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5 June 2012

Cameron steps up action against Warsi – but not Hunt

How much longer can the PM maintain this blatant double standard?

By Samira Shackle

It has not been a good bank holiday weekend for Sayeeda Warsi. The charges against the Conservative Party chairman have escalated, and now David Cameron has referred the case to Sir Alex Allan, his independent adviser on ministers’ interests. Allan will consider whether Warsi has broken the ministerial code.

The referral came after Warsi wrote to the Prime Minister admitting that she did not tell civil servants that she and her husband’s second cousin, Abid Hussain, were both shareholders in a spice manufacturing firm when they visited Pakistan together on government business. This is a serious blow, and could lead to a long investigation. Warsi already faces a Lords’ inquiry and a possible police inquiry into her expenses (my colleague George Eaton has a detailed outline of the accusations against Warsi here).

Warsi does not, at present, appear to have many supporters within her own party, although Louise Mensch told the Today programme this morning that the charges against her were “very minor”.

What is really very striking is the contrast to the treatment of Jeremy Hunt, the Culture Secretary, who Cameron has repeatedly refused to refer over allegations that he broke the ministerial code three times while overseeing the defunct BSkyB bid. As the level of contact between Hunt and James Murdoch became apparent last week, Cameron remained steadfast, telling the Andrew Marr Show on Sunday that what Hunt said privately or publicly about the bid was irrelevant:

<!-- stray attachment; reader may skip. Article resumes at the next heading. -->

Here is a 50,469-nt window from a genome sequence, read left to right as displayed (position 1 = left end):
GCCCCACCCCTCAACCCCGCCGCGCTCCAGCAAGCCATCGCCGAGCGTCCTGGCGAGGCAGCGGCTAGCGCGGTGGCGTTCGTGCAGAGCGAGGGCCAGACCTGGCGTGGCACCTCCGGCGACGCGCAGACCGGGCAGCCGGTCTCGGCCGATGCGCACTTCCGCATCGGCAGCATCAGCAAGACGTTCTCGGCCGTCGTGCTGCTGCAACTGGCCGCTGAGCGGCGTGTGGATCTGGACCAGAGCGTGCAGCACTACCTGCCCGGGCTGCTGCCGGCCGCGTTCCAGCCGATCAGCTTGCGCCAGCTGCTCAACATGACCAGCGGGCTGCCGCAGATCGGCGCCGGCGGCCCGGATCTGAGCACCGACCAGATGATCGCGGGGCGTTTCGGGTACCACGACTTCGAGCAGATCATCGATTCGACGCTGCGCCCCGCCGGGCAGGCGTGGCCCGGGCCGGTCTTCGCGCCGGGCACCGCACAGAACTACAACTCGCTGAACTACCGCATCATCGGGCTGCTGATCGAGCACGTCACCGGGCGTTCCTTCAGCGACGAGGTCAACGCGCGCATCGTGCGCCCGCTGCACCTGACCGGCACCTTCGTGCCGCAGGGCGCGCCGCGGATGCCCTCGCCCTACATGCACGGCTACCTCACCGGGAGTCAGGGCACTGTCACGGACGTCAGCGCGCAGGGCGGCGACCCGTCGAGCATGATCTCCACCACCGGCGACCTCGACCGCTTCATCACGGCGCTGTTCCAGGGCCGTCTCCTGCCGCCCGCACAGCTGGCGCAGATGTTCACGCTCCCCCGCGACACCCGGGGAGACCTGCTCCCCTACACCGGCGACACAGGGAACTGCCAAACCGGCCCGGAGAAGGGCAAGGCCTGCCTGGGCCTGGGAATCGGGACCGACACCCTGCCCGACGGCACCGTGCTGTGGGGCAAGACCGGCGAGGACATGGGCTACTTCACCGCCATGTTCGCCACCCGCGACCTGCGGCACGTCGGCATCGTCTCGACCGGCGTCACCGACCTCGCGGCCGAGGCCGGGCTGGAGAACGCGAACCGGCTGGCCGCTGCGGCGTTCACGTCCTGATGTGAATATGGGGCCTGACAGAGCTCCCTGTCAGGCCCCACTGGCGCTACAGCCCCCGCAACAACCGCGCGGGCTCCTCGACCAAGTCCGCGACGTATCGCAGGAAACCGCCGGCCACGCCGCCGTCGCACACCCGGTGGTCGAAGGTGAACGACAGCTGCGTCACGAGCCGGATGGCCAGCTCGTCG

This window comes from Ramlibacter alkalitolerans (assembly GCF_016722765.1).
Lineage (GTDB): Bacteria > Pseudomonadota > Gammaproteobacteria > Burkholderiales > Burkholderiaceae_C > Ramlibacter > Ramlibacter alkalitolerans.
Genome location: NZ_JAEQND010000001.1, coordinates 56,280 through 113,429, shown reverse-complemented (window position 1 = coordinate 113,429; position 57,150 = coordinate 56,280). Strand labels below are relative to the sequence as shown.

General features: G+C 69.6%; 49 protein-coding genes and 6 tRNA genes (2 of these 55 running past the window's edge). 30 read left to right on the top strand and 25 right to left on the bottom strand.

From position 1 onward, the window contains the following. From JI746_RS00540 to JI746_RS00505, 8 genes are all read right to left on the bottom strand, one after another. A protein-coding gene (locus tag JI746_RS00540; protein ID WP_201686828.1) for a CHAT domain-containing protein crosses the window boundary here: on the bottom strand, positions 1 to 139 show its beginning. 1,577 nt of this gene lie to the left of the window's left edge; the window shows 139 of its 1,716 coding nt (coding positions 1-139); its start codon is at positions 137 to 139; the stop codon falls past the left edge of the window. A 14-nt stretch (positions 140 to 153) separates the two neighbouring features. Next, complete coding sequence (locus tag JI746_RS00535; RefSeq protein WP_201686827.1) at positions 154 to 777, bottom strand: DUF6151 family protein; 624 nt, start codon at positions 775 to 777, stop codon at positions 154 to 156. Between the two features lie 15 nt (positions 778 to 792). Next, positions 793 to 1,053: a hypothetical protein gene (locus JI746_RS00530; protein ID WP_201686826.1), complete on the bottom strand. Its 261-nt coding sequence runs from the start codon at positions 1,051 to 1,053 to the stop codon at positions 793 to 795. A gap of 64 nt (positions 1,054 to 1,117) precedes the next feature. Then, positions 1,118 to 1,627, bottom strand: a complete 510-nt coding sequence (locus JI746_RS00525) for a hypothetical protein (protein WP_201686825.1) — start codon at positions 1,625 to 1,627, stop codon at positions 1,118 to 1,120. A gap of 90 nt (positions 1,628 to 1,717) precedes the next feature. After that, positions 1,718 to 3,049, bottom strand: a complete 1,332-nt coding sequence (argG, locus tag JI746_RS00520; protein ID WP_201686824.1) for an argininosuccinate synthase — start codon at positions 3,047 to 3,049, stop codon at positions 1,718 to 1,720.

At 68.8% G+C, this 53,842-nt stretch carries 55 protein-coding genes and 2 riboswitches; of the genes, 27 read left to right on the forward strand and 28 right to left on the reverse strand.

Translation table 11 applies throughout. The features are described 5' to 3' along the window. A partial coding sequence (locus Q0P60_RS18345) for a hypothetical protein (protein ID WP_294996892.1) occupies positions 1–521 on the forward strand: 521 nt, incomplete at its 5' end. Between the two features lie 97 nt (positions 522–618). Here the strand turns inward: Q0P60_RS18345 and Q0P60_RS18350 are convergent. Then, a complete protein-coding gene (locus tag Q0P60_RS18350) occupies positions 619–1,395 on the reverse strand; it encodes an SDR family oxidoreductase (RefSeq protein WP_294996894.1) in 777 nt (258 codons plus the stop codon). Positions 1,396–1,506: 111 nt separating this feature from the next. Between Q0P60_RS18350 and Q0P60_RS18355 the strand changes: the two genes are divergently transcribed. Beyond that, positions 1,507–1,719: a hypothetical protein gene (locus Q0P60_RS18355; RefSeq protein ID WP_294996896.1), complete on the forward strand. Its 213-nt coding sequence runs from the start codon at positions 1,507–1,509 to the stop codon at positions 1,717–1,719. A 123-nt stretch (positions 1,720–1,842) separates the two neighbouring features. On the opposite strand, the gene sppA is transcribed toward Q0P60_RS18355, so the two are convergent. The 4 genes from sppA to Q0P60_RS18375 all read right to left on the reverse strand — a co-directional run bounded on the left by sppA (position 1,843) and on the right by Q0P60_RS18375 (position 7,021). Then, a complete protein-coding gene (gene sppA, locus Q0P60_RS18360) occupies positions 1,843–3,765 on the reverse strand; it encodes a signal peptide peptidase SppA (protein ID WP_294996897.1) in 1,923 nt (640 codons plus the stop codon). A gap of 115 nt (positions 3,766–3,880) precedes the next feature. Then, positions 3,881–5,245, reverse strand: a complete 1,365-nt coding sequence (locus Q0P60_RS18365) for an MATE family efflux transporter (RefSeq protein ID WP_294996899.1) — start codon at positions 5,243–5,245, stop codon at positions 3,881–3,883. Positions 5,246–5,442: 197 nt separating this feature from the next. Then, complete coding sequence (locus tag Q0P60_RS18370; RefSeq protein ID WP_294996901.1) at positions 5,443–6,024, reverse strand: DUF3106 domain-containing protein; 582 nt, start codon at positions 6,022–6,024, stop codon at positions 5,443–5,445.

How he gave himself, in the words of the Permanent Secretary, a ‘vanishingly small room to manoeuvre’ in terms of how he ran that bid process, and he ran it very well and I think reached the right conclusions.

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It is mind-boggling that the Prime Minister has maintained this position. Indeed, even Hunt’s last manoeuvre to stay in the job – namely, blaming his special adviser Adam Smith for inappropriate levels of contact with News Corp – is a breach of the code, which states that ministers should be responsible for the conduct of their special advisers.

Although the thorough investigation of Warsi may be an attempt to deflect attention, and a reflection of the fact that there have separately been grumblings of discontent about her competence, this looks like plain and simple hypocrisy. The Labour MP Michael Dugher phrased it well:

David Cameron’s actions in this case draw into sharp relief his refusal to hold a similar investigation into Jeremy Hunt … Cameron is bending over backwards to defend Jeremy Hunt because he knows that it is his own judgment, in appointing a man he knew to be biased to oversee the BSkyB bid, that is in question.

How much longer can this be maintained?